« AnteriorContinuar »
"That might happen," she replied, "if we seemed to value it highly, or talked about it as a thing of consequence, or ever used it by way of reward or punishment. But we do neither; we simply introduce it as a matter of course, because it is Sunday; they regard it as doing honor to the day; and it seems to mingle itself, in their minds, with the pleasant recollections of the season, and be lost among them."
But I should never cease were I to record all the good hints which were dropped in the course of conversation, or repeat every thing which made an impression on my mind. I must hasten to the end.
When this happy meal was finished, I had an opportunity of witnessing the mode in which the day was closed by these careful parents. First, questions were asked respecting the religious exercises of public worship, and the instructions of the day were recapitulated and enforced in familiar conversation. Then the brief lessons which had been learned were recited, not from memory only, but care was taken that all should be understood, and what the children did not appear to understand was patiently explained to them; and this in so kind and familiar a way, that it excited their interest, and produced no fatigue upon their minds. It was done much more in the way of conversation than of formal recitation. The subject was talked about, and the children seemed to feel that they were partakers in what concerned themselves. When this was over, each was called upon to repeat some hymn; and I never shall forget the feelings which were excited by the manner in which one of them was closed. I had never seen the hymn before; but its simplicity, and beauty, and appropriateness to the circle in which the little lisper recited it, won my heart from the very first verse. And when she came to the
end, and took her brother by the hand, while all the brothers and sisters joined in a circle, and repeated together with her the closing lines, –
"Brothers and sisters, hand in hand,
Our lips together move;
O, smile upon this little band,
And join our hearts in love,"
I cannot describe how affecting it was. I was overcome. I was melted. And I saw that tears stood even in the eyes of the parents, who had heard it repeated a hundred times. I felt as if such a prayer, from such a cherub band, must indeed have a prevailing power; and I could almost fancy that I heard a kind voice whisper, Of such is the kingdom of heaven.
After a minute's pause, the father read from the family Bible, as on the preceding evening;. and then all united in singing an evening hymn, which I found always made a part of the worship at this season. A fervent but brief act of supplication and praise followed. As it closed, the setting sun poured his last rays upon the wainscot, and disappeared beneath the horizon, as if to cast his parting smile upon such a scene, and rejoicing to carry with him the record of a family so employed. And thus the day ended,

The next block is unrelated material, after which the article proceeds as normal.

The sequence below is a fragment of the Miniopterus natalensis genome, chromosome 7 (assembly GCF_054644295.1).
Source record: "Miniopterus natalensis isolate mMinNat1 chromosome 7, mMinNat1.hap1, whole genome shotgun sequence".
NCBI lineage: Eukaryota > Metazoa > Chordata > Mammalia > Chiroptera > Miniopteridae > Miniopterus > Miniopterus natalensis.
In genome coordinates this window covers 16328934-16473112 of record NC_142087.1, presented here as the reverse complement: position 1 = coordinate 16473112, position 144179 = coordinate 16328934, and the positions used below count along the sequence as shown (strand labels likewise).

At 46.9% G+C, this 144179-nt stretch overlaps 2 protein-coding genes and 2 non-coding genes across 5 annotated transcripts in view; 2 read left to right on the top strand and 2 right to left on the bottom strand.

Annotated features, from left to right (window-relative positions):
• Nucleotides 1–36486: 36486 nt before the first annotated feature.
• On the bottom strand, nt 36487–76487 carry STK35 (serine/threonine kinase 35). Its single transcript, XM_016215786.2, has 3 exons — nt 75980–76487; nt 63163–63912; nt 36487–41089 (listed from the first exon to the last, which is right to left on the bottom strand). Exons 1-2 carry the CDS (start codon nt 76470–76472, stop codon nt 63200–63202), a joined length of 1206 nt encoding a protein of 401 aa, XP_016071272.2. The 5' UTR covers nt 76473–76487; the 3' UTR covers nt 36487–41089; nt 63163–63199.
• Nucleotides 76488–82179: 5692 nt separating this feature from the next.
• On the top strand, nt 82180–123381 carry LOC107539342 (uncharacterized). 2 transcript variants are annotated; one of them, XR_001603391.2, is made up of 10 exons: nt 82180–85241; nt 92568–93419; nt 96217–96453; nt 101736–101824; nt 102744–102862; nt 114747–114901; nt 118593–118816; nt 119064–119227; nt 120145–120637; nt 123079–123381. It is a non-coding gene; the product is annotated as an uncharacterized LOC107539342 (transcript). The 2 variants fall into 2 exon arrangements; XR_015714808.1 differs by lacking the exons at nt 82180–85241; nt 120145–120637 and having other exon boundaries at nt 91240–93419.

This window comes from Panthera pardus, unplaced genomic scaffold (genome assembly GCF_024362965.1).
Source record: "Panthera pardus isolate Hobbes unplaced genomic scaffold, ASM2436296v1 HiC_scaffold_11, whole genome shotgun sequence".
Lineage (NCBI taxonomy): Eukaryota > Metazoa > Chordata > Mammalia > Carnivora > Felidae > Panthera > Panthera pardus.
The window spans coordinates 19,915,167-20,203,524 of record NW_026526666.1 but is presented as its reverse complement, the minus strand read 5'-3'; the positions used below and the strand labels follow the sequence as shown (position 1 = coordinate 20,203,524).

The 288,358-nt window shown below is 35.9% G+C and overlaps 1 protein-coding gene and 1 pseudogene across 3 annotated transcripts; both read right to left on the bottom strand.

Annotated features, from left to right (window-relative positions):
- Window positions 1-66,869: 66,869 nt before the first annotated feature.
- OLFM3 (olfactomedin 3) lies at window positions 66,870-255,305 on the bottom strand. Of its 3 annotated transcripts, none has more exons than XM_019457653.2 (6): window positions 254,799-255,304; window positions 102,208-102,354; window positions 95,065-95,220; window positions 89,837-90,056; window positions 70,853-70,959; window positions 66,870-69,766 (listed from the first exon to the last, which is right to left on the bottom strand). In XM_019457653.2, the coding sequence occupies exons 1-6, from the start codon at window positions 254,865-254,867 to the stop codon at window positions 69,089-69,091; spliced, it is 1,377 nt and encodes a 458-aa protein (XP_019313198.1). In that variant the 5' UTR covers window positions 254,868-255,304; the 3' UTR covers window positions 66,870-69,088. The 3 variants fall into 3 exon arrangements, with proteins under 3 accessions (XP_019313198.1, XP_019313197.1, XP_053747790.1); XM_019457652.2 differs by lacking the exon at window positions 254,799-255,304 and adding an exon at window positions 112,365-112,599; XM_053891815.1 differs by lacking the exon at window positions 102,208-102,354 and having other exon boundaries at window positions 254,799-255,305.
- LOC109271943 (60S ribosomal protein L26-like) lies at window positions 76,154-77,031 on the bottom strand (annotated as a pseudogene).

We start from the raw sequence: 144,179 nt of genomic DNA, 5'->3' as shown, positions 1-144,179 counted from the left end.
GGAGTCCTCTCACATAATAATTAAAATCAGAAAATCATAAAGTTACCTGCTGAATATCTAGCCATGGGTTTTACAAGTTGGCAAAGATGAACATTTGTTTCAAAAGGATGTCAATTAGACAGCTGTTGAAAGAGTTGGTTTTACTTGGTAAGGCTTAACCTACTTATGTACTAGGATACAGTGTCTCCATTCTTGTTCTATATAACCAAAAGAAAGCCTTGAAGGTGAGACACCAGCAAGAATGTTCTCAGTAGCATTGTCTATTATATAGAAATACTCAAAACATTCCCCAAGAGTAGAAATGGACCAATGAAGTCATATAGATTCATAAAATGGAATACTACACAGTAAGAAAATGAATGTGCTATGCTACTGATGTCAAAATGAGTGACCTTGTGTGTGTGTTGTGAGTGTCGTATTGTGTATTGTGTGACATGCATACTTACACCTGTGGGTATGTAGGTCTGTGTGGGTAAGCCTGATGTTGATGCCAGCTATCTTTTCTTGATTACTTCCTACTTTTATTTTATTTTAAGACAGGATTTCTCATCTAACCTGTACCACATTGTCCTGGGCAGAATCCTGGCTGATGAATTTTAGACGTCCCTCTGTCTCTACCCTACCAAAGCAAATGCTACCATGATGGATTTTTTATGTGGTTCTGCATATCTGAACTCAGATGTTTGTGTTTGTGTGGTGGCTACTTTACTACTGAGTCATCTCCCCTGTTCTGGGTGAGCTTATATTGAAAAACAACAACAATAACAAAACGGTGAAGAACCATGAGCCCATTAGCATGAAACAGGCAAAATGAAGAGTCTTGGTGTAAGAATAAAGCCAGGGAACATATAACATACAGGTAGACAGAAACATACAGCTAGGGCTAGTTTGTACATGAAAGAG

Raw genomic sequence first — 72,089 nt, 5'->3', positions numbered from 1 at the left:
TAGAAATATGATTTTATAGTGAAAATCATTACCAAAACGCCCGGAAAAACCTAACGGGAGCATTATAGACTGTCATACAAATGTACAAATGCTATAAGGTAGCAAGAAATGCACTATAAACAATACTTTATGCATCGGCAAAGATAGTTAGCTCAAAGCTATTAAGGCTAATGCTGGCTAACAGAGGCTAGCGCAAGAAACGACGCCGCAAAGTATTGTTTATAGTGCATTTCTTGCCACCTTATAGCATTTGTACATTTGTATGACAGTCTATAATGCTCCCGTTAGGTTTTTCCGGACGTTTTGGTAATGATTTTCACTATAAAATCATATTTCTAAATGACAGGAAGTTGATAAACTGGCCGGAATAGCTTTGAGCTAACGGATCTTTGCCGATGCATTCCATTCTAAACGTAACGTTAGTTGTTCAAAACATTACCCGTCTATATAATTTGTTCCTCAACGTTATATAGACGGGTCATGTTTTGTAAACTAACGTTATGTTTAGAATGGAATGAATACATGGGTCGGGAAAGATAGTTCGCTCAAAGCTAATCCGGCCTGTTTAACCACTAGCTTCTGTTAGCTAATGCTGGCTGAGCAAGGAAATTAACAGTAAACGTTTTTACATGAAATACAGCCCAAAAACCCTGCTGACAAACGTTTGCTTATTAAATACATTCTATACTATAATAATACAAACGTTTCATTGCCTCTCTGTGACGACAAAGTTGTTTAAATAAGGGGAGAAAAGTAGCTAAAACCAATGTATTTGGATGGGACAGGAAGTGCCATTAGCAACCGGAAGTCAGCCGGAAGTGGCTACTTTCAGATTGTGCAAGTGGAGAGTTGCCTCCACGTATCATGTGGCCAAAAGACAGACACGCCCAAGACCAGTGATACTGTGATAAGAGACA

- to me a memorable one; to be numbered with those which I contemplate with satisfaction, and on which I never look back without being ready to exclaim, "I have gained a day."
"Sweet is the destiny of all trades, whether of the brows or of the mind. God never allowed any man to do nothing. How miserable is the condition of those men, which spend the time as if it were given them, and not lent; as if hours were waste creatures, and such as never should be accounted for; as if God would take this for a good bill of reckoning: Item, spent upon my pleasures forty years! These men shall once find that no blood can privilege idleness, and that nothing is more precious to God than that which they desire to cast away-time."
HOW TO SPEND A DAY.
THE day never broke more beautifully than on the seventeenth of April. It was one of those bright, delicious mornings, which occasionally take us by surprise in the early months, the more delightful because they stand out from the harsh and grating season, like the beautiful flowers of the cactus from their unsightly trunk. I think there was not a cloud in the whole sky; and as the light cautiously stole up from the eastern horizon, like the gentlest pencilings of the northern aurora, it presently spread into a wide, soft blush, which might remind the reader of Pope's Homer's rosy-fingered Morn. The air was silent and motionless, as if it were watching that fair phenomenon in the east ; and, as yet, but one or two birds had opened their sweet throats to salute it. One of these, a melodious blackbird, was seated on the branch of a tree within a few feet of David Ellington's window; so that that hearty young mechanic, who slept while he slept, but knew when to be awake, somewhat by the rule that his father taught him when a boy, "Work while you work, and play while you play," was broad awake by the time the bird had got half through the first strain of his melody. He turned his sunburnt face to the window, and opened his large eye to the light; and I think the night-angels that had watched by him must